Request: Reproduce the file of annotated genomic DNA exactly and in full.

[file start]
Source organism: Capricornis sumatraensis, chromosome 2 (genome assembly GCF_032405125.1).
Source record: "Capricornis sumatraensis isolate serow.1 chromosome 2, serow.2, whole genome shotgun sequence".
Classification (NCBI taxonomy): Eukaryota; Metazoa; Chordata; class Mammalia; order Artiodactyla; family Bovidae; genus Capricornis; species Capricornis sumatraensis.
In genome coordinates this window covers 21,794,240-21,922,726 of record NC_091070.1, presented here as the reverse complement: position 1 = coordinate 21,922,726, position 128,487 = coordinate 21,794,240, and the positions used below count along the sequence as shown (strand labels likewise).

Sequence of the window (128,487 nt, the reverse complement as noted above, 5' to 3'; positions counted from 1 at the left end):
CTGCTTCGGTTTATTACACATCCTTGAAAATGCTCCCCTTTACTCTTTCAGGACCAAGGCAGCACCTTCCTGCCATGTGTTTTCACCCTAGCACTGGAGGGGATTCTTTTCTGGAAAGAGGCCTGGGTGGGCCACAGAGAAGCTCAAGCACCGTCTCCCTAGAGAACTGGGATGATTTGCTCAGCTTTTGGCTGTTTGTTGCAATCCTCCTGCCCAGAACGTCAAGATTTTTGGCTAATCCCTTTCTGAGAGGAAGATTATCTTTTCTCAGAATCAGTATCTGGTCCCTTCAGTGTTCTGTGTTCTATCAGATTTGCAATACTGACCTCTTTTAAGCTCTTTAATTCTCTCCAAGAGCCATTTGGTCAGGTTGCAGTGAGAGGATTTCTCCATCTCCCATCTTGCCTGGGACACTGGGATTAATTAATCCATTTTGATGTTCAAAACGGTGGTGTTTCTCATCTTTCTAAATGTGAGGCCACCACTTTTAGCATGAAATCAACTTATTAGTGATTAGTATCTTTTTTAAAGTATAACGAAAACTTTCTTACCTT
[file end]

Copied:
Source organism: Capricornis sumatraensis, chromosome 2 (genome assembly GCF_032405125.1).
Source record: "Capricornis sumatraensis isolate serow.1 chromosome 2, serow.2, whole genome shotgun sequence".
Classification (NCBI taxonomy): Eukaryota; Metazoa; Chordata; class Mammalia; order Artiodactyla; family Bovidae; genus Capricornis; species Capricornis sumatraensis.
In genome coordinates this window covers 21,794,240-21,922,726 of record NC_091070.1, presented here as the reverse complement: position 1 = coordinate 21,922,726, position 128,487 = coordinate 21,794,240, and the positions used below count along the sequence as shown (strand labels likewise).

Sequence of the window (128,487 nt, the reverse complement as noted above, 5' to 3'; positions counted from 1 at the left end):
CTGCTTCGGTTTATTACACATCCTTGAAAATGCTCCCCTTTACTCTTTCAGGACCAAGGCAGCACCTTCCTGCCATGTGTTTTCACCCTAGCACTGGAGGGGATTCTTTTCTGGAAAGAGGCCTGGGTGGGCCACAGAGAAGCTCAAGCACCGTCTCCCTAGAGAACTGGGATGATTTGCTCAGCTTTTGGCTGTTTGTTGCAATCCTCCTGCCCAGAACGTCAAGATTTTTGGCTAATCCCTTTCTGAGAGGAAGATTATCTTTTCTCAGAATCAGTATCTGGTCCCTTCAGTGTTCTGTGTTCTATCAGATTTGCAATACTGACCTCTTTTAAGCTCTTTAATTCTCTCCAAGAGCCATTTGGTCAGGTTGCAGTGAGAGGATTTCTCCATCTCCCATCTTGCCTGGGACACTGGGATTAATTAATCCATTTTGATGTTCAAAACGGTGGTGTTTCTCATCTTTCTAAATGTGAGGCCACCACTTTTAGCATGAAATCAACTTATTAGTGATTAGTATCTTTTTTAAAGTATAACGAAAACTTTCTTACCTT